“The truth is, however, that there is nothing very “normal” about nature. Once upon a time there were no flowers at all” Loren Eiseley, The Immense Journey
It is that time of summer where Nebraska’ largest flowering plant is coming to full bloom in our own Platte County backyard. Flowers in the group that whisper the secret of creation definitely should include Nelumbo lutea, American lotus. This is one of our local natural spectacles that should not be missed in August at Lake Babcock.
Lake Babcock, is the storage water body for Loup Power District's Columbus Power House. This once historically sought after water body for all kinds of recreation has been accumulating sediments for over 80 years now and provides perfect depth and subsurface soil and hydrology conditions for one of nature’s most beautiful aquatic plants, the American lotus. Many other emergent species thrive there, but when the lotus is flowering, it provides a spectacular site.
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Lotus can be found in Missouri River backwaters (like Carter Lake) and near Calamus Reservoir, otherwise Lake Babcock supports one of the largest lotus communities in our region. The Babcock plant community consists of a growing and expanding colony of two emergent species, broad and narrow leaf cattails, with varying hybrids of the two species. Another common emergent is arrowhead, Sagittaria latifolia which grows prolifically along the canal banks and quiet backwaters. Less obvious is a plant called Alisma.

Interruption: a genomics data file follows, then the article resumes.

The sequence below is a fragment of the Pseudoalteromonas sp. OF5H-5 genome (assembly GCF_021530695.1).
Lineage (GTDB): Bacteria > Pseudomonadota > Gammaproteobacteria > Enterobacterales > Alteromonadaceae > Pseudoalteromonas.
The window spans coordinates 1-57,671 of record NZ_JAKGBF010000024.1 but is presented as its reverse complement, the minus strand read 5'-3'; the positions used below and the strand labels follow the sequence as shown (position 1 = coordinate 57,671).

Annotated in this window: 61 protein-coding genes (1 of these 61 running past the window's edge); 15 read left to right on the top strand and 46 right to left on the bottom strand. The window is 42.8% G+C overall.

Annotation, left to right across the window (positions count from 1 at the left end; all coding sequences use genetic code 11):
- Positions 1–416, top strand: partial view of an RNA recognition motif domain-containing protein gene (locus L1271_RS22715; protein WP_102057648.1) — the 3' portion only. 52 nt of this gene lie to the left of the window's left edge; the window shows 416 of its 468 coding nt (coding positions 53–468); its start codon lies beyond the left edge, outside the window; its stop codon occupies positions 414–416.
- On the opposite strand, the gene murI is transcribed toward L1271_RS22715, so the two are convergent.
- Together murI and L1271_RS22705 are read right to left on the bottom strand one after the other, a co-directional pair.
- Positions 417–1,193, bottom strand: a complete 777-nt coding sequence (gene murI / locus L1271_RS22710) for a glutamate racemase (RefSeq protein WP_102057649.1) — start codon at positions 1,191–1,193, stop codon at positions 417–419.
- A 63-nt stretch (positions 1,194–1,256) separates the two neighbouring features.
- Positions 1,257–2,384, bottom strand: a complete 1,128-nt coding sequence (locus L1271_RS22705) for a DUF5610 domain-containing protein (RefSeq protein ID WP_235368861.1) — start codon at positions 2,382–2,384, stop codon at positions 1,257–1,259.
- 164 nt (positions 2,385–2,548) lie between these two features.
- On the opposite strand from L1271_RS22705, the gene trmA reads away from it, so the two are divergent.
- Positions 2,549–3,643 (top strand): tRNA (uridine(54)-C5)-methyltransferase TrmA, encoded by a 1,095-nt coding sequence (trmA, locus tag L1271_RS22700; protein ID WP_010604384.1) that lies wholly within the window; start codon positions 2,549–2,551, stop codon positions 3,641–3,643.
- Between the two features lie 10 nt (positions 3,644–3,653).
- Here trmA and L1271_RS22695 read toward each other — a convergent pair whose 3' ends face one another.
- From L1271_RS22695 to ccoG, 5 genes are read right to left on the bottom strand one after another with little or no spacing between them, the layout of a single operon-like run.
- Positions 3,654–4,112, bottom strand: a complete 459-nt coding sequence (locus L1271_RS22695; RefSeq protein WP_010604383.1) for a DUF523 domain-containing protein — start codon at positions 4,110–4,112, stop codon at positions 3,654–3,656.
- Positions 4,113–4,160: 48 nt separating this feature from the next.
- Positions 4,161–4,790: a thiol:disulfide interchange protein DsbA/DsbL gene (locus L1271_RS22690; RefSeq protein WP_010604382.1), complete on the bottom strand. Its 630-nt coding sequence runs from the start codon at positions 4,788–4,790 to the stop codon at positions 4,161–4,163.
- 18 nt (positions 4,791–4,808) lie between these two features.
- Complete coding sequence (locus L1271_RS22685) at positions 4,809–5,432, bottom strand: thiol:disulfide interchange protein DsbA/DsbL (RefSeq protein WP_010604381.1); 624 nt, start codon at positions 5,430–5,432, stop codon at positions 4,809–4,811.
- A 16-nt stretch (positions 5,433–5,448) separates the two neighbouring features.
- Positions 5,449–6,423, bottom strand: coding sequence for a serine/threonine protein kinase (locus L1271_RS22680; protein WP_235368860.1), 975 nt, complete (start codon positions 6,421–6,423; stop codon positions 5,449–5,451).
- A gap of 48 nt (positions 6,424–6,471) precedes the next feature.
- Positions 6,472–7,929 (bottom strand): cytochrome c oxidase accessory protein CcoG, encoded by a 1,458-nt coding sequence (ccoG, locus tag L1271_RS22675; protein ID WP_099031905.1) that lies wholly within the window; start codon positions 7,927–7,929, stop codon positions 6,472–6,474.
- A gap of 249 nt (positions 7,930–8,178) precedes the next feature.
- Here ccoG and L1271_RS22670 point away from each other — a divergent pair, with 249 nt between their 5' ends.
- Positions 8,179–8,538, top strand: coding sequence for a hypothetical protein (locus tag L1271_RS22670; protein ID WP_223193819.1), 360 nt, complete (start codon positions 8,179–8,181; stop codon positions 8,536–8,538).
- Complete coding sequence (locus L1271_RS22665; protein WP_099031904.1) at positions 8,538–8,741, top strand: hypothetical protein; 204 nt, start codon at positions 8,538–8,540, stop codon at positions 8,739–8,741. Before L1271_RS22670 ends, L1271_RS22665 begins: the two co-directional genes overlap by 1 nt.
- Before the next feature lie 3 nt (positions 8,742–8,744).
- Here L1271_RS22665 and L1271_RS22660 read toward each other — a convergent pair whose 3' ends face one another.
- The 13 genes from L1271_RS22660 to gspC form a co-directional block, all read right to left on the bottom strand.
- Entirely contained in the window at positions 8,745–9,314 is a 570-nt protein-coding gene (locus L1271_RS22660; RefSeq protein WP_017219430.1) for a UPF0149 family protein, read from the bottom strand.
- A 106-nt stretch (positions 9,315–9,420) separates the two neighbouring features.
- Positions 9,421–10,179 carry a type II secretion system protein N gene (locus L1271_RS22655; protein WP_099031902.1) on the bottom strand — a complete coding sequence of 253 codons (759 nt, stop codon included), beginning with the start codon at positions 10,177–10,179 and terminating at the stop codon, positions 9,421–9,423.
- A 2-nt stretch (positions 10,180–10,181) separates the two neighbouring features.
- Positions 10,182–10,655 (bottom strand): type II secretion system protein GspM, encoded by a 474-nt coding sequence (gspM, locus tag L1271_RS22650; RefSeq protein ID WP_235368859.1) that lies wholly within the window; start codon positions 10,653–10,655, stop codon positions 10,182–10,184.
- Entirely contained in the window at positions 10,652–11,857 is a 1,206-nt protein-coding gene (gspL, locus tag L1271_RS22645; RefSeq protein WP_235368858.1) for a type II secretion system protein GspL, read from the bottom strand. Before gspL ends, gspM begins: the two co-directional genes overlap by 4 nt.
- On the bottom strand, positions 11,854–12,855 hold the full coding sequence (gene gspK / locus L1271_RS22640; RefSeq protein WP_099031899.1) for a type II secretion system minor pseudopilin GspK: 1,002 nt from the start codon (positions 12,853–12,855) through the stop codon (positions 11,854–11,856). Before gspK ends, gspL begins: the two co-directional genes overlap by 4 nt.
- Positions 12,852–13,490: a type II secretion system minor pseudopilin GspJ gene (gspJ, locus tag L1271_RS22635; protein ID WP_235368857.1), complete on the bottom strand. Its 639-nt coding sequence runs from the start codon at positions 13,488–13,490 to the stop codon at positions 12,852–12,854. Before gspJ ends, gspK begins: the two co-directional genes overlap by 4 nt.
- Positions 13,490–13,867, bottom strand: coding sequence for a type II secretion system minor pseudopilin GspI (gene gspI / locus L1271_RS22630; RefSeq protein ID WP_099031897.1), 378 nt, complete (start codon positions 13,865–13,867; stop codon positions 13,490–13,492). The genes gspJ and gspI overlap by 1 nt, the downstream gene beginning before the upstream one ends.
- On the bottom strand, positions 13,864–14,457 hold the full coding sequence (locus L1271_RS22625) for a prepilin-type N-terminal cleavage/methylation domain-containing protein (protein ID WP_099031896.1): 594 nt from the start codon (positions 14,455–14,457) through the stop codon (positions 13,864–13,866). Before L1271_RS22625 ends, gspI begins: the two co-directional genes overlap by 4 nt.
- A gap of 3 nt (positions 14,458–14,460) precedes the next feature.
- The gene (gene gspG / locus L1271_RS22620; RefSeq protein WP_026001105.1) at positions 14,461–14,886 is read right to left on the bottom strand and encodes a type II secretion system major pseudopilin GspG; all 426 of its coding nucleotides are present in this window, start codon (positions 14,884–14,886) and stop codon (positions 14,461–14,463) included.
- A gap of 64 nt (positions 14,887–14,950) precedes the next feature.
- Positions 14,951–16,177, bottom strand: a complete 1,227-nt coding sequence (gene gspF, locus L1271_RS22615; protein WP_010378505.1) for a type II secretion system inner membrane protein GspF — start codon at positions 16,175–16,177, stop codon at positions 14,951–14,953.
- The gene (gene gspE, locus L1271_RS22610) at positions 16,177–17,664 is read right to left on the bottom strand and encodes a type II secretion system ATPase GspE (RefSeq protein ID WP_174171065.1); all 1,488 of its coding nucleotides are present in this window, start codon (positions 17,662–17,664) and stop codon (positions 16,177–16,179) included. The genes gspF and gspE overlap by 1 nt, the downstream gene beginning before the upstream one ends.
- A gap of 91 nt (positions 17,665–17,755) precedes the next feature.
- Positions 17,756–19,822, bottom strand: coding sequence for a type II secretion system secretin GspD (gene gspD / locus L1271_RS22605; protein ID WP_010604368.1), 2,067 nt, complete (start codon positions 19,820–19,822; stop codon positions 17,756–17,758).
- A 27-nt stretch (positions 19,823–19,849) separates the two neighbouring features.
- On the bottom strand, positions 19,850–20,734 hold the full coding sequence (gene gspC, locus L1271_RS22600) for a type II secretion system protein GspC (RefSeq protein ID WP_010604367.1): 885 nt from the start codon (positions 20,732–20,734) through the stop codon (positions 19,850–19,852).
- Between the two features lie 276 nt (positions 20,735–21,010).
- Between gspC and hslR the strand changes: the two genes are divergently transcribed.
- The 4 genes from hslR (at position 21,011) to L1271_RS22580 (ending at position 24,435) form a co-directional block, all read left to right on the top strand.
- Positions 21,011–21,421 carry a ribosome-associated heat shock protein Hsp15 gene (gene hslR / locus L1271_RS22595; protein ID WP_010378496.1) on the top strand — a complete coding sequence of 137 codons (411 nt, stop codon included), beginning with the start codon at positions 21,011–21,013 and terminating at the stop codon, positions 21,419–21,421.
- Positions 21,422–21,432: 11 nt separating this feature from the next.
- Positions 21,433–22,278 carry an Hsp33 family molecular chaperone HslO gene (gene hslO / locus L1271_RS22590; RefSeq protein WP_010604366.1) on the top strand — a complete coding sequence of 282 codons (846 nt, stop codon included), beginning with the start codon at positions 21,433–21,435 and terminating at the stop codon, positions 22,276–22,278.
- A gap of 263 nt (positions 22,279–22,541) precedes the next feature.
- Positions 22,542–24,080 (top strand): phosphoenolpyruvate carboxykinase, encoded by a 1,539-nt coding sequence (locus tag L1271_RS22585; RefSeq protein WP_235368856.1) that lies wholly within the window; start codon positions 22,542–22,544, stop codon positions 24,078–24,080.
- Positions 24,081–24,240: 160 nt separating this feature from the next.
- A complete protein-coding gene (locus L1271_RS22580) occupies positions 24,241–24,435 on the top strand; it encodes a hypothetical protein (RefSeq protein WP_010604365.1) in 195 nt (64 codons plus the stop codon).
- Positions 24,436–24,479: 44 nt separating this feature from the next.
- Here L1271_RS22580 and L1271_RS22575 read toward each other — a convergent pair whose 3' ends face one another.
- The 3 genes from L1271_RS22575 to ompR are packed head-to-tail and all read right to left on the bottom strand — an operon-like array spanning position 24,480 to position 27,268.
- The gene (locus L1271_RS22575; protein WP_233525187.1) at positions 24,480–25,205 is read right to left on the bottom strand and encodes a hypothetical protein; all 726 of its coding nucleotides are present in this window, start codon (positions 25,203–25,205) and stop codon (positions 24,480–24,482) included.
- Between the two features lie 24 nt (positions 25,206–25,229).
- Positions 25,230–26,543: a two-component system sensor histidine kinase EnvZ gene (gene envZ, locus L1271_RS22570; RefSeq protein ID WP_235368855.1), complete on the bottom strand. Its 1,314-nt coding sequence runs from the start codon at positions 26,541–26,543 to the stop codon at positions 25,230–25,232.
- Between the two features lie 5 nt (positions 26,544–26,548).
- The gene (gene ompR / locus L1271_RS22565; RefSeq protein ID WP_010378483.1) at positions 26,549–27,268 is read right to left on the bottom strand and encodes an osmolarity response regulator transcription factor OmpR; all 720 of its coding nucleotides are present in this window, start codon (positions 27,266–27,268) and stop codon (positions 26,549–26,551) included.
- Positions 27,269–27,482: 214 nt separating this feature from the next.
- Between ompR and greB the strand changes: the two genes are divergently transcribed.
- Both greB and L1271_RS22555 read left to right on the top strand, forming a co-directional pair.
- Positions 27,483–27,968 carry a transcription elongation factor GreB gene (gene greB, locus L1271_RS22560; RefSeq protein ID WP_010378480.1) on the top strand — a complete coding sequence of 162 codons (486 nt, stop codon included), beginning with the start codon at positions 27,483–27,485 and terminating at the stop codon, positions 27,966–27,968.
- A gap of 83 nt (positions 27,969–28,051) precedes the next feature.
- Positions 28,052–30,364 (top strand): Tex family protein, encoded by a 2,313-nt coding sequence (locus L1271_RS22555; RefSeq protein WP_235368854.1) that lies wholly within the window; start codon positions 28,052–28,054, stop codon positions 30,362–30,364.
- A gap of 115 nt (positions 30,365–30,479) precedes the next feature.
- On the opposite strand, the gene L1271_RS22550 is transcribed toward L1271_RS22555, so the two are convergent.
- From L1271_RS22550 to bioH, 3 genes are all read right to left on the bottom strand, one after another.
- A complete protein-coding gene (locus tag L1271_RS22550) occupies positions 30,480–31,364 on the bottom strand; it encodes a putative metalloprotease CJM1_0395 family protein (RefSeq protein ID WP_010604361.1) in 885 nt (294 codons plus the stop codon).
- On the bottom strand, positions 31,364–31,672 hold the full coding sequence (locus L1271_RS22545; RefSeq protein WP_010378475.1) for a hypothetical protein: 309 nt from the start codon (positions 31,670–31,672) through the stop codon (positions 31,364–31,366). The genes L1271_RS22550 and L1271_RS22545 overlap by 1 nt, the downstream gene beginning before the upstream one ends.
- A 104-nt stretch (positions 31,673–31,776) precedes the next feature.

These aquatic plant communities provide a unique combination of aquatic plants that stabilize sediment, improve water quality and provide a home to a multitude of aquatic animals. Most purely aquatic species in Nebraska and the Great Plains are difficult to find in flowing waters.
As this summer marks the 25th anniversary of Bob Kaul and I officially documenting lotus in Babcock with a voucher specimen categorized and preserved in a herbarium cabinet in Bessey Herbarium in Lincoln, I reminisce about the plant collecting Dr. Kaul and I were fortunate to do together across the state of Nebraska spanning 4 decades. His teachings and demeanor meant enough to me to dedicate a book to him describing the most common and unusual aquatic plants remaining in our state, to be published, hopefully in early 2023 on aquatic plants.
We recently helped Loup Power District with an America the Beautiful Challenge grant through The National Fish and Wildlife Foundation to convert some of the sediment filled portions of Lake Babcock that are choked with cattails and restore the area with more open water habitats for greater recreational and wildlife use. Some of our intent is to develop boardwalks and observation piers to improve fishing, but also allow residents to get real close to all plants and animals of the area.
And in closing, Mr. Eiseley also said, “If there is magic on the planet, it is contained in water”. Have a great week!
Michael P. Gutzmer, PhD is principal and owner of New Century Environmental LLC and provides environmental consulting services in the Great Plains. NCE works with water, wetlands, habitat development threatened and endangered species and pollution problems. Please email me at email@example.com.